Create Photoshop Libraries, Brushes And Overlays From Your Photographs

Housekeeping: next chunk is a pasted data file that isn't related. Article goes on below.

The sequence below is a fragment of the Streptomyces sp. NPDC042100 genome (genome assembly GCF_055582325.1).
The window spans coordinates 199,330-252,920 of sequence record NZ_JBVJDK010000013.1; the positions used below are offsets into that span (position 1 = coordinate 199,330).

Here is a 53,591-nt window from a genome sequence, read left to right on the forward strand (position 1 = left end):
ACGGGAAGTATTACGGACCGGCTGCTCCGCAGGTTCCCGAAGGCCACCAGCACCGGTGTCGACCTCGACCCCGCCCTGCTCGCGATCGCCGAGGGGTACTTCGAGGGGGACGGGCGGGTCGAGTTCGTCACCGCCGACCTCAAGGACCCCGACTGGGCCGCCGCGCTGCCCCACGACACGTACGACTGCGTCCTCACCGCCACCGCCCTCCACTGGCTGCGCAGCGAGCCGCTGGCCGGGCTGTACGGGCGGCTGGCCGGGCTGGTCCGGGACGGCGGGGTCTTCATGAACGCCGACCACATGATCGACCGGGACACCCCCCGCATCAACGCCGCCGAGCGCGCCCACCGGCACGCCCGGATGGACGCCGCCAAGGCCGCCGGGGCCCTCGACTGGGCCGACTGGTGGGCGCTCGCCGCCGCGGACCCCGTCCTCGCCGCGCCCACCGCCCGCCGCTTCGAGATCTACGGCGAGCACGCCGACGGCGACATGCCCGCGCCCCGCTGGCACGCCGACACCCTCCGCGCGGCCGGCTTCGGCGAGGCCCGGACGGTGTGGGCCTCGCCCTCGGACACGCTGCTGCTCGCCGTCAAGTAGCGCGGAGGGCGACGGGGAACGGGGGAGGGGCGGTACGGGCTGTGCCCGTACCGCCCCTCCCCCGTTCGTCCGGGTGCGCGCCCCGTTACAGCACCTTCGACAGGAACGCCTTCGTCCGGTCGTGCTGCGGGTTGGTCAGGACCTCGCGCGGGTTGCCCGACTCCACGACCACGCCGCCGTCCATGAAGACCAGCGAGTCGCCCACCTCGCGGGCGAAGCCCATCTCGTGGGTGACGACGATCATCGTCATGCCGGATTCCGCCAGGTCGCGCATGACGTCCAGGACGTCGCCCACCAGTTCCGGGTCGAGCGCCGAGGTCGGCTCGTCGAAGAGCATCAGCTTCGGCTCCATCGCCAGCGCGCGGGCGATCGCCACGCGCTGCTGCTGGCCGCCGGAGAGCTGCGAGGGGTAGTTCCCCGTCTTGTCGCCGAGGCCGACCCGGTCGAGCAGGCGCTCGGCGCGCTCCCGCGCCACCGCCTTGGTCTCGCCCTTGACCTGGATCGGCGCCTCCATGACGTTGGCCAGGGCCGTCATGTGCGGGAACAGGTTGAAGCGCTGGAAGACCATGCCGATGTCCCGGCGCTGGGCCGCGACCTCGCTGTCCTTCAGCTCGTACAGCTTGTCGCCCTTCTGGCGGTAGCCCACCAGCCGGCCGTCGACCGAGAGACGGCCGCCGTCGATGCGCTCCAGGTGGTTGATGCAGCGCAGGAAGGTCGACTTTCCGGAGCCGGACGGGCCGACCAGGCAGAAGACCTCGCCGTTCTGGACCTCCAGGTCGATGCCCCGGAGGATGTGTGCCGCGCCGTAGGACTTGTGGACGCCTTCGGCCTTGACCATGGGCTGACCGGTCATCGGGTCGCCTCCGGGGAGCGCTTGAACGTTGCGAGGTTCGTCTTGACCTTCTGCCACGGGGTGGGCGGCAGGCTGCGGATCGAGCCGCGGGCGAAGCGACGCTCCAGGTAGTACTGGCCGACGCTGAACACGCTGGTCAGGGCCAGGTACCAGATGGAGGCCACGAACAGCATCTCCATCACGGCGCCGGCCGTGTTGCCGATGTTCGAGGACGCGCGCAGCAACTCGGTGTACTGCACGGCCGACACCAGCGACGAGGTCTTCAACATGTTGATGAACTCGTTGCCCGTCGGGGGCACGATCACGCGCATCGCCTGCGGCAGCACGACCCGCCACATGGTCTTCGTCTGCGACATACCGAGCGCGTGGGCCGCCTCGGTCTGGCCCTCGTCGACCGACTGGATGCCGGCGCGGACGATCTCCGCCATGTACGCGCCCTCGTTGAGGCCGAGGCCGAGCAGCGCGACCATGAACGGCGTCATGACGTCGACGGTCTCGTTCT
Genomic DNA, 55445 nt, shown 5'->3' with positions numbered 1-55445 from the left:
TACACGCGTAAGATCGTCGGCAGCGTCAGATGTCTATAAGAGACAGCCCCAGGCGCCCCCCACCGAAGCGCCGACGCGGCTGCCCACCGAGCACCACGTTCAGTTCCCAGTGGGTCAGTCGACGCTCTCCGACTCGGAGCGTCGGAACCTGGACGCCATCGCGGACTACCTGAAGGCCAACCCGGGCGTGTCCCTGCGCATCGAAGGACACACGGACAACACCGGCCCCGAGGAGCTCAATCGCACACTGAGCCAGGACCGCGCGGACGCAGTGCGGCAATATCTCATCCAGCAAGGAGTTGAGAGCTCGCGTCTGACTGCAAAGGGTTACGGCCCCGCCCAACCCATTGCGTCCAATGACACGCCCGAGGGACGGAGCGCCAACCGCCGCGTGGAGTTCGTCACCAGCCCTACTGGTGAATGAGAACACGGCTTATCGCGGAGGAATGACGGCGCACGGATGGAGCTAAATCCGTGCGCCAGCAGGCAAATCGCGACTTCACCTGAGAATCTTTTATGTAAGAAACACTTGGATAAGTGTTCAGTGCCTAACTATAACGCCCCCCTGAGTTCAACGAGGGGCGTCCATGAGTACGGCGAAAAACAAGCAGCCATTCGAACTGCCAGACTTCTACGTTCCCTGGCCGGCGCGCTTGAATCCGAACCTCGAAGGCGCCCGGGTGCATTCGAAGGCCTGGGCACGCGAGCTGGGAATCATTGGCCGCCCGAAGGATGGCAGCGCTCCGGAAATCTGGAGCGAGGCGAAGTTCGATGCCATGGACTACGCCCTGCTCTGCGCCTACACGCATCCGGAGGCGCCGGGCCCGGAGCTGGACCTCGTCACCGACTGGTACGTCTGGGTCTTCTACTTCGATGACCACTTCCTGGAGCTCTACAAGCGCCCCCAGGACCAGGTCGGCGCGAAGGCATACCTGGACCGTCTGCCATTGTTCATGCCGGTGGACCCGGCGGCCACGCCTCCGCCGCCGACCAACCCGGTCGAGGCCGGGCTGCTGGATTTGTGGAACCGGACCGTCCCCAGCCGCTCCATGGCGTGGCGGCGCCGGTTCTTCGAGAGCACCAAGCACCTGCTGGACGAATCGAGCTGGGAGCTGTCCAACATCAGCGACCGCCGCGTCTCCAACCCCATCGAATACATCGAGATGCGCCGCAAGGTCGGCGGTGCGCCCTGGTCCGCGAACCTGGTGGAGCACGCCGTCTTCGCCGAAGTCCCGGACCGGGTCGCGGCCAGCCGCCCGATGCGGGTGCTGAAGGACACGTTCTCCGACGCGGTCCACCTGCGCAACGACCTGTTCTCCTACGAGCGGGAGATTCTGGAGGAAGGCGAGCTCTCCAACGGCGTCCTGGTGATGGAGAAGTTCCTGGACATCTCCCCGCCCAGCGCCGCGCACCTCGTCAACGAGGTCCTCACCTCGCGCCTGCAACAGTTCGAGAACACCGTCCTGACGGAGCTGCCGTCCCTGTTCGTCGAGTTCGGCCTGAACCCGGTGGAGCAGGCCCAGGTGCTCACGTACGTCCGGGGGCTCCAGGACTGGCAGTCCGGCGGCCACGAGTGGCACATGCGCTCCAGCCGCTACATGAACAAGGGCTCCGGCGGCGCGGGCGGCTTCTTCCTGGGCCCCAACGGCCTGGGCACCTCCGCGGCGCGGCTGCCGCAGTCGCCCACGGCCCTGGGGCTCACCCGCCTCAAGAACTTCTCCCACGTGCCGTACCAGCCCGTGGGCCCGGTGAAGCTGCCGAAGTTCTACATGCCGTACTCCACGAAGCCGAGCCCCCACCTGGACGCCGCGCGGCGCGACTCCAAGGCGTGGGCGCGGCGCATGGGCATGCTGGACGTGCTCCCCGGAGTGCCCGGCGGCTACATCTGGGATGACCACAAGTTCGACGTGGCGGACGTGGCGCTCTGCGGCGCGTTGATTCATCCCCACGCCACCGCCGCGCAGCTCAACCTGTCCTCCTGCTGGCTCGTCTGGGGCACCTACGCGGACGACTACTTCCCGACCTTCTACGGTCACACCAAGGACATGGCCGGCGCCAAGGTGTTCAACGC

we photographed atmosphere spray and steam. But this method also works with other elements that are similar. So rain, you know, water spray droplets. So I'll show you how to use those as well from previous images that I've photographed. And those are included in your library of materials to use. Now we've photographed a lot of different atmospheric elements here. So the first thing I'm going to do is scroll through until I find one that I'd like to use as an overlay. Now they'll all have different looks. And so what I'm looking for here is one that's pretty much surrounded by the black. So this one here because it's got black around the edges and it can very easily be masked so that you can't see any strong square edges when you create the overlap. So I am going to double click this and that is going to take me into Photoshop camera raw Now like I shared before whenever I can I keep these elements as raw files. So just to go over that again, I've got the settings set up as open in Phot...